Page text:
The Spine of Night Review: Brutal Mythmaking Will Leave Viewers Howling for More of This Adult Animation
We all love a good animated film. Now, in most cases, animation is tailored to family entertainment but every so often we do get a gem of a film that veers into adult animation and stands against the dominance of the medium. The adult animation seems to have found comfort in comedy, and don’t get me wrong I love South Park, Rick and Morty, and Family Guy that all delve into adult humor with parodies. This is part of what makes The Spine of Night such a special entry in adult animation as it steers away from what we are used to in American animation and brings us brutally mythmaking storytelling with wild adventure and what could be the most unique adult animation since Heavy Metal.
The film brought together Phillip Gelatt and Morgan Galen King who turned a short film (Exordium) into this epic fantasy film that spans centuries under the direction and scribing of Gelatt and King. The film also boasts an ensemble cast that lends their voice to the film to bring a wide cast of characters to life beginning with Lucy Lawless‘ Tzod. Tzod is a swamp witch that travels through the snow mountains searching for The Guardian (Richard E. Grant). The Guardian has stood watch for what seems an endless amount of time, and the question that instantly rises is what is he watching over and why is Tzod searching for him? Well, that is where this journey takes us as these characters become the storytellers of our tale.
The central point of this tale is a magical flower that contains immense power and like The One Ring, it draws power-hungry individuals, and Tzod bears witness to the horrors the ambitions of the barbarian (Joe Manganiello), a tyrant (Patton Oswalt), and a prophet (Larry Fessenden) bring to the world until she is witness to the humanity of one noble scholar (Betty Gabriel). At first glance, this all may seem a bit daunting with the scope of this tale and the ensemble of characters that traverse the film, but this is where the film finds its grace and pleasantry as the seamless transition from one tale to the next ushers the viewer through the story and lets us enjoy the mythos and bloody violence that come as a result of the betrayal, greed, and sacrifice in the film.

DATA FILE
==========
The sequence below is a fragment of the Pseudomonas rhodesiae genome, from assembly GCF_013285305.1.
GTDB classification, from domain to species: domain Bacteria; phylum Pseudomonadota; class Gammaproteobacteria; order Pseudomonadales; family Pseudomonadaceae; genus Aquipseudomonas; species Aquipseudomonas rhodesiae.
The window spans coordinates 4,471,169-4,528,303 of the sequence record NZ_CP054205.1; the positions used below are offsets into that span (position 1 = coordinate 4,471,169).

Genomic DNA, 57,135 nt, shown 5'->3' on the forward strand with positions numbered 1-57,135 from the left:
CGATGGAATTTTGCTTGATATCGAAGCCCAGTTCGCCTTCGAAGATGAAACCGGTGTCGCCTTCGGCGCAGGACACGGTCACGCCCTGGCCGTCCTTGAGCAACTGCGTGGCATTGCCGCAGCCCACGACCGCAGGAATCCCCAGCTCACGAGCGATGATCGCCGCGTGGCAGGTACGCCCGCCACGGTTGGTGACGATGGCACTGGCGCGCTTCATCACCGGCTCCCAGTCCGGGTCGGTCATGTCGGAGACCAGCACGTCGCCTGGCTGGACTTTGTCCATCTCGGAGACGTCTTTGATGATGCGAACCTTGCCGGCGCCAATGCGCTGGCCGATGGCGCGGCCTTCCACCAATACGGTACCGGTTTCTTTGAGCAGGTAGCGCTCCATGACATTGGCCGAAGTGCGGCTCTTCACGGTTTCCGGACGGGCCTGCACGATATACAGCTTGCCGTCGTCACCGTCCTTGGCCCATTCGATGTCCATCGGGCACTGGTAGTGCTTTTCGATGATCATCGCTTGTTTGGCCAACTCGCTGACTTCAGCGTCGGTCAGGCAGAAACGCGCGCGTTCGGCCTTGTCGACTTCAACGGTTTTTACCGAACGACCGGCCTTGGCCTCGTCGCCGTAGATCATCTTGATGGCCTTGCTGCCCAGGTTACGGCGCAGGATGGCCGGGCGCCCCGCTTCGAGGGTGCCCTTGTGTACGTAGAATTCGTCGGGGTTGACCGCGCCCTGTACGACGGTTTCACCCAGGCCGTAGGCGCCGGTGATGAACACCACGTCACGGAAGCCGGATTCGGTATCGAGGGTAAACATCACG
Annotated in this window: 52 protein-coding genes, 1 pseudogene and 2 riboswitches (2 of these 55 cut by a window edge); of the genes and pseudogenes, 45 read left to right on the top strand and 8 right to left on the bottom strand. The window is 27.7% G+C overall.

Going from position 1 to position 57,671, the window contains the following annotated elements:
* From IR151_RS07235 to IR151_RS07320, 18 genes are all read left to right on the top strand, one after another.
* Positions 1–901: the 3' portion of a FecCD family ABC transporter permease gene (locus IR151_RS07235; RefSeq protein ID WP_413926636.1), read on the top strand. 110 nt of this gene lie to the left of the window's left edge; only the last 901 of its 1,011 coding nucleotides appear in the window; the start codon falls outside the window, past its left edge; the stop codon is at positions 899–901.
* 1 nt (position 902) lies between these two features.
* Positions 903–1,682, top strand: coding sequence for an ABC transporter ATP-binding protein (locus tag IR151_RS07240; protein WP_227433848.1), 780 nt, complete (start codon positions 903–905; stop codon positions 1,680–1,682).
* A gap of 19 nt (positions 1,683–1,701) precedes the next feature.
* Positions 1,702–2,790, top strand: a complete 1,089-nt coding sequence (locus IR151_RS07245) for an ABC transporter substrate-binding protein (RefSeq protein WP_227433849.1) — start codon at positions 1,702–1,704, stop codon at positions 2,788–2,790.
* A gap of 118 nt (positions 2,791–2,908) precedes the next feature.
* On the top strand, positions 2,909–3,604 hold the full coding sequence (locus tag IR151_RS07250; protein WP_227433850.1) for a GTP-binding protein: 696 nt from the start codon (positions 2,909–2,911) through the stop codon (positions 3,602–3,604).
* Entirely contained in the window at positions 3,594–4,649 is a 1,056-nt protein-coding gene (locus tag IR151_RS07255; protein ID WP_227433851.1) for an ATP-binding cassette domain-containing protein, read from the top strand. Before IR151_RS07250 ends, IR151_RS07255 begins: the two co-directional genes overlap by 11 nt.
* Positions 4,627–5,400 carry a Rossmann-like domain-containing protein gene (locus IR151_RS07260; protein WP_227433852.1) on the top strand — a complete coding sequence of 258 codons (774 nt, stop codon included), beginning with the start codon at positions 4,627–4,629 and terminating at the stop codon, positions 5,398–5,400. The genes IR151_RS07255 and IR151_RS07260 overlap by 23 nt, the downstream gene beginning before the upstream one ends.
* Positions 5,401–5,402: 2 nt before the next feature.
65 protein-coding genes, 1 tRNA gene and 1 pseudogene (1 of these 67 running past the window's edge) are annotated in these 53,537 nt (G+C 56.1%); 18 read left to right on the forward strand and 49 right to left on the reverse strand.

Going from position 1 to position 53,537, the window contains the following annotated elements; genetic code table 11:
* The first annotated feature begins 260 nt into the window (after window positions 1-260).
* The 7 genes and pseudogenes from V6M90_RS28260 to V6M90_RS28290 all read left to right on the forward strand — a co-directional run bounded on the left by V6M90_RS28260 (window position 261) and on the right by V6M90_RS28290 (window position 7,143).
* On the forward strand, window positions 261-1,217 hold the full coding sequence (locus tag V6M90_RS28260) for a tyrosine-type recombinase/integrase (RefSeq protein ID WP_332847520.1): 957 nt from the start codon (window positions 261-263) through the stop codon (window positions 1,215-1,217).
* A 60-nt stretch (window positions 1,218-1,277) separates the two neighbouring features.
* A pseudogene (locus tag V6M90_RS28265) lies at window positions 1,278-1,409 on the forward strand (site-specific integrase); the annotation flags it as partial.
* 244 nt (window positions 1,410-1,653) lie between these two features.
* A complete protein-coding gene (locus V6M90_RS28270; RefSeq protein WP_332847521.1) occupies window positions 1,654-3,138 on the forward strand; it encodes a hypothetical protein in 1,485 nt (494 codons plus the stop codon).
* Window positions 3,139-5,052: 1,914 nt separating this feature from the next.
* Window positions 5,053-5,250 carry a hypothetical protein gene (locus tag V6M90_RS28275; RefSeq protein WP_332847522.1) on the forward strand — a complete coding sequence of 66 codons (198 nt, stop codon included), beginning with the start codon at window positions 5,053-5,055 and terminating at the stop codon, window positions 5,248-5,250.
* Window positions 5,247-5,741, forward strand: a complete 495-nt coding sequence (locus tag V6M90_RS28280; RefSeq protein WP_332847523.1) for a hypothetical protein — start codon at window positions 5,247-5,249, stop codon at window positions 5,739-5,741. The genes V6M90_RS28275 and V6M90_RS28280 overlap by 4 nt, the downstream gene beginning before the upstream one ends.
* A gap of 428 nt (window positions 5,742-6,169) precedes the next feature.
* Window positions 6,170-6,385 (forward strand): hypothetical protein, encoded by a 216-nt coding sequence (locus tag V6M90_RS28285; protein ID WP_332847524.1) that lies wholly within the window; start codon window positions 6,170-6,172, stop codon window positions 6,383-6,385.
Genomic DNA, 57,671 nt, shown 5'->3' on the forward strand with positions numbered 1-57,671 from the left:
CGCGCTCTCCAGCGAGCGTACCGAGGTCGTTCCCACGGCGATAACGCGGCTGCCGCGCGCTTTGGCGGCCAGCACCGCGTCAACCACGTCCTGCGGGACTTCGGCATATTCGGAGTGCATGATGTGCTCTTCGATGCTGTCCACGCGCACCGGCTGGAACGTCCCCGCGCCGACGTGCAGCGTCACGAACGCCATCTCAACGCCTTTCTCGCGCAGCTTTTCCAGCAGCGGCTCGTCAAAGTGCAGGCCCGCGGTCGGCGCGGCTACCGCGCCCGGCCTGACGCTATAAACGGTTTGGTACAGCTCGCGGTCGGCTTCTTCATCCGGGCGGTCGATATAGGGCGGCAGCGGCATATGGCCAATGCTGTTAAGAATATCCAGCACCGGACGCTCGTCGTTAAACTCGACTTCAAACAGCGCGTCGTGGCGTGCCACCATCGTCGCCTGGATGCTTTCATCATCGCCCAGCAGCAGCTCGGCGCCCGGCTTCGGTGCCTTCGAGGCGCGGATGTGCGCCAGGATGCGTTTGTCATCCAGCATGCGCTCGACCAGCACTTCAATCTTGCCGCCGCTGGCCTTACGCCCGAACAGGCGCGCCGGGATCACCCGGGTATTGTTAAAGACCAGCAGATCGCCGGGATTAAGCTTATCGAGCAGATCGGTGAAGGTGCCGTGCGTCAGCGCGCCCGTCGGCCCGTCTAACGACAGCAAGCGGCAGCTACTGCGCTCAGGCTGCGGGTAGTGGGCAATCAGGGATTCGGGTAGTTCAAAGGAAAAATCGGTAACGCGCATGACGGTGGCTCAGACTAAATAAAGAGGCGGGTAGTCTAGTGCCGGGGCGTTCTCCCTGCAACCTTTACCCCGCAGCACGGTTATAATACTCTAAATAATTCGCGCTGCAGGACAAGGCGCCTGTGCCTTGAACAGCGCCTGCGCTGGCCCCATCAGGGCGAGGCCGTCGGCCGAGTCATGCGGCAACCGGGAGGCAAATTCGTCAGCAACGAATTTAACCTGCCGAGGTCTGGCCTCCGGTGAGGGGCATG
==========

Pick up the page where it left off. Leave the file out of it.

King’s talent as an animator comes on full display in the film as the characters and their movements are imbued with a live-action feel that gives the characters a realistic physicality that is often not captured in animation. It doesn’t stop there as they adapt this to every movement such as a blow from a weapon that applies a sense of gravity that is captured graciously. All these animations combined with the depth and colors of the backdrops create an ambiance that blends art with realism with next-level execution from the animators.
Overall, the venturesome ambition and approach to The Spine of Night paves the way for what I can only hope other creators will seek to bring to adult animation. An unnerving fantasy drama that spans eons and is given an authentic visual aesthetic to pair along with the talented cast that lent their voice to these characters. The film shows determination in offering viewers a mature fantasy adventure that does not shy away from sex and violence. If you find joy in films such Heavy Metal, then The Spine of Night will be a provocative choice to tune into as it brings the bloodiness of warring gods, greed, and betrayal to viewers with a ferociousness and daring approach that is elevated by the unique and realistic combination of realistic and artistic animation.
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